Just like choosing the correct reel is important, selecting the right rod is just as, if not maybe more, important than your reel selection in my opinion. While this topic seems to be a little more confusing than selecting the right reel, I’m going to give you the best information I can to help you make an informed decision about your next rod purchase. Let’s start with some ‘vocabulary’ terms, for lack of a better word.
The first thing we will talk about is the action, or taper, of a rod. The taper of a rod refers to the way the rod bends when there is pressure on the other end. For example, an extra-fast tip will bend mostly at the tip of the rod, while a slow-taper rod will bend much farther down the rod blank. The most common tip-action for a rod would be a fast-action.
Next, we have the power of a rod. The power of a rod directly correlates with the line and lure weight you are able to use with that rod, and it also determines the size and stoutness of the hook I am able to use efficiently. Rods can range in power from ultra-light all the way to XX Heavy, it just depends on the application you plan on using the rod for. For bass fishing, however, people don’t really go any lighter than a medium-light rod.
I am going to go over the four basic rod powers and some of the different tapers for certain lures and applications.
Medium-Light Power: People use a medium-light spinning rod more often than you would think when bass fishing. Even though the rod is pretty flimsy as far as power, if your other gear is adjusted properly, you can land some big fish with this set-up. A medium-light rod with a fast-action or extra fast-action tip is normally used as a drop-shot rod and/or a ned-rig rod (I use mine for both). Because of the fast or extra fast tip, this rod becomes extremely sensitive to detect even the lightest of bites, but also because of flimsiness and overall lightness of this rod, it is very comfortable and able to be fished with for long periods of time without much fatigue. One downside of the light power, however, is you can’t just crank your drag down and bring in fish. When using a lighter set-up like this, you have to really ‘play’ the fish and let it tire itself out before trying to land it, or you may end up disappointed more times than you are happy. When using such a light set-up, you want your drag turned down some to help play the fish, and you also want lighter line and hooks to get better hook-up ratios. Drop-shot hooks and ned-rig hooks are both very light-wire hooks, and if you were to use heavy line, you would bend out the hooks, causing a lot of missed fish (and broken hooks). For this reason, I like to use no heavier than 10-lb test fluorocarbon or monofilament on my medium-light rods.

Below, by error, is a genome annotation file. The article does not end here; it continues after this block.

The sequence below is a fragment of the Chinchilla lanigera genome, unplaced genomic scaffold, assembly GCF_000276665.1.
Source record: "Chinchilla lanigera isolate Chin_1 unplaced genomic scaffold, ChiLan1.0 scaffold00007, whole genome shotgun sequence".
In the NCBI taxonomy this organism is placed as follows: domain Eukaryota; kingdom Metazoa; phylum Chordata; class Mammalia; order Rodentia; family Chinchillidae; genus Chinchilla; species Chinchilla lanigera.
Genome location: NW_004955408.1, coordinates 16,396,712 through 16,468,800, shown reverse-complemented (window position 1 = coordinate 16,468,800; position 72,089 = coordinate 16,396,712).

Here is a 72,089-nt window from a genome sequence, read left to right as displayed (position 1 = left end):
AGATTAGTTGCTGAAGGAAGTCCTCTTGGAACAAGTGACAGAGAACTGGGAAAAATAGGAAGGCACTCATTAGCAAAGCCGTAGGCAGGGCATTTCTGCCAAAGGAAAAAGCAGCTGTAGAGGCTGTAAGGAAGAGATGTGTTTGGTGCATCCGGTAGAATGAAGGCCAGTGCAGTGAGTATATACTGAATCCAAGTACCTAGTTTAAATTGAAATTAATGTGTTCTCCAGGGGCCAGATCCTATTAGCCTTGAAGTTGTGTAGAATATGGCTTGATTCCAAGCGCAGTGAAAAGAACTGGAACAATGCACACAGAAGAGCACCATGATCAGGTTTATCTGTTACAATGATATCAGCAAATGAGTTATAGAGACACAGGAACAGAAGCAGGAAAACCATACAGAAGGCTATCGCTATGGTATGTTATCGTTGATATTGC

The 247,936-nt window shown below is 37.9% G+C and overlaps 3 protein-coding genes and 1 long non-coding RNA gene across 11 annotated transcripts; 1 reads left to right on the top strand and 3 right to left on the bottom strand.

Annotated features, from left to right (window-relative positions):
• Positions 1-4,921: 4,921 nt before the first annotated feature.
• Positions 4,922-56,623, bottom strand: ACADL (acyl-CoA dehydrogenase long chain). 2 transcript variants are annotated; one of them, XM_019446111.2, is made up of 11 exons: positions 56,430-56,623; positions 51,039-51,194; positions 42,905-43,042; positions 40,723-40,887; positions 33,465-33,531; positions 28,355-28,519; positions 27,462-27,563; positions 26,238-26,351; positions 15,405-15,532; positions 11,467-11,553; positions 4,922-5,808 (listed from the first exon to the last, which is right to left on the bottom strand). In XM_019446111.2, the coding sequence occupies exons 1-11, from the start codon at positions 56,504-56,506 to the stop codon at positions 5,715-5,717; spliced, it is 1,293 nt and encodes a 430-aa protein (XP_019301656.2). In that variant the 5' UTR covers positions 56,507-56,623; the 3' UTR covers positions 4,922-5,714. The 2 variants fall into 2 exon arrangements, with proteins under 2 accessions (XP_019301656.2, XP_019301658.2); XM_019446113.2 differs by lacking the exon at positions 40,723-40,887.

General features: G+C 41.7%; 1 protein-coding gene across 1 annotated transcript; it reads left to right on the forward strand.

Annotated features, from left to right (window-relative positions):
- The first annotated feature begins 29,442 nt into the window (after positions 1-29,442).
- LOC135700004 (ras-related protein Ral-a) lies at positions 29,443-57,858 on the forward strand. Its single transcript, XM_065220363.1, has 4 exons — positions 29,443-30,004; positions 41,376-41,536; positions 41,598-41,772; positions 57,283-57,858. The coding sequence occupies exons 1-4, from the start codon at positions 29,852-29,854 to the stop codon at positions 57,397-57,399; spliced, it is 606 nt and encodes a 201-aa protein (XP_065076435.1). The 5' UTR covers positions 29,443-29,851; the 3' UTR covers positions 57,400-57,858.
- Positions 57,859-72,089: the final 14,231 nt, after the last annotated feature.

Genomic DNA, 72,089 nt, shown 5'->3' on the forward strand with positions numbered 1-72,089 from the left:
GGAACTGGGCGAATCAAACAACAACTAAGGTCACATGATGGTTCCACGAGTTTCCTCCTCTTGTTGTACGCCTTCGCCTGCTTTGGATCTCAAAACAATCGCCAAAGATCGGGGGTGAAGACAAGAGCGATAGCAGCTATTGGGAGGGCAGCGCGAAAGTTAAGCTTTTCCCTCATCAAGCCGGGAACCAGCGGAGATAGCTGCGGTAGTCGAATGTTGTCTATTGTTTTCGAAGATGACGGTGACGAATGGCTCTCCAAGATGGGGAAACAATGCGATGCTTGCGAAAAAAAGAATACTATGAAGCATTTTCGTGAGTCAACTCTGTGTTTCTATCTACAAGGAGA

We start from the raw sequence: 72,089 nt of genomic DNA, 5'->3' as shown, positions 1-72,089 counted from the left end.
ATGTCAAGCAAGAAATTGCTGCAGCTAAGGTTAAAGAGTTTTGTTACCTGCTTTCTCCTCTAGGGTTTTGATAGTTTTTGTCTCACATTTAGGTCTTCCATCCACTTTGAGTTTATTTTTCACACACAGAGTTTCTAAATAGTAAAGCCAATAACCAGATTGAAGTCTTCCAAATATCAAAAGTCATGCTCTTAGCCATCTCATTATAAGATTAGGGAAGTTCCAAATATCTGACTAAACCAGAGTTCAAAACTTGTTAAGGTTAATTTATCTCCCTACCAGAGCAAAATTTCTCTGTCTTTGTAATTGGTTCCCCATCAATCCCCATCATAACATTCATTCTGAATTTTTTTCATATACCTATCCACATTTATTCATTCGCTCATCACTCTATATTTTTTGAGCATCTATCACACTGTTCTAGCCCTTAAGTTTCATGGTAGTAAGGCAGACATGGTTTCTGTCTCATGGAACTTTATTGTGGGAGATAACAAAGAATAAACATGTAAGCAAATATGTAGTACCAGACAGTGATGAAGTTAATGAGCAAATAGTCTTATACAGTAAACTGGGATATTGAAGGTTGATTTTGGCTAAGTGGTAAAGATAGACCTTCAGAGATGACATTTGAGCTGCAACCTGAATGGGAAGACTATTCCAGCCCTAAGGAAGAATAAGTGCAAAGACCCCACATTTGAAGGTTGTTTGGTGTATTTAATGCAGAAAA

Medium Power: A lot of people use a medium-power rod for many applications, but I’m going to tell you what I use mine for. While you can use a medium-power rod for many things, my favorite lures to throw with it depends on the size of the hook. If it’s a medium-power rod with a fast or moderate tip action, I love to throw crankbaits, jerkbaits, and topwater baits with treble hooks. With this rod having less of a backbone and more of a parabolic bend, it lets the fish eat things like a crankbait for just a little bit longer, allowing you more time to react, and giving the fish more time to eat the lure. However, I also throw a decent amount of jigs and Texas-rigs with a medium-power/fast-action tip rod, but only if they have a lighter-wire hook than a standard jig or Texas-rig hook. If the hook is too thick for the rod, I wouldn’t get good hook-sets in the fish, and could possibly break the rod, but if the hook it too thin for a rod, you can bend out and break hooks. So if a jig has a lighter wire hook than normal (like a finesse jig), I will drop down to a medium-power rod with a fast-action tip, but I mainly use a medium-power rod for crankbaits and treble-hooked topwater lures (poppers, walking baits, etc.). For my treble hook baits on a medium-power rod, I will throw anywhere from 8-15 lb test fluorocarbon or monofilament (depending on the lure), and for my lighter jigs and Texas-rigs, I will throw 10-12 lb test fluorocarbon.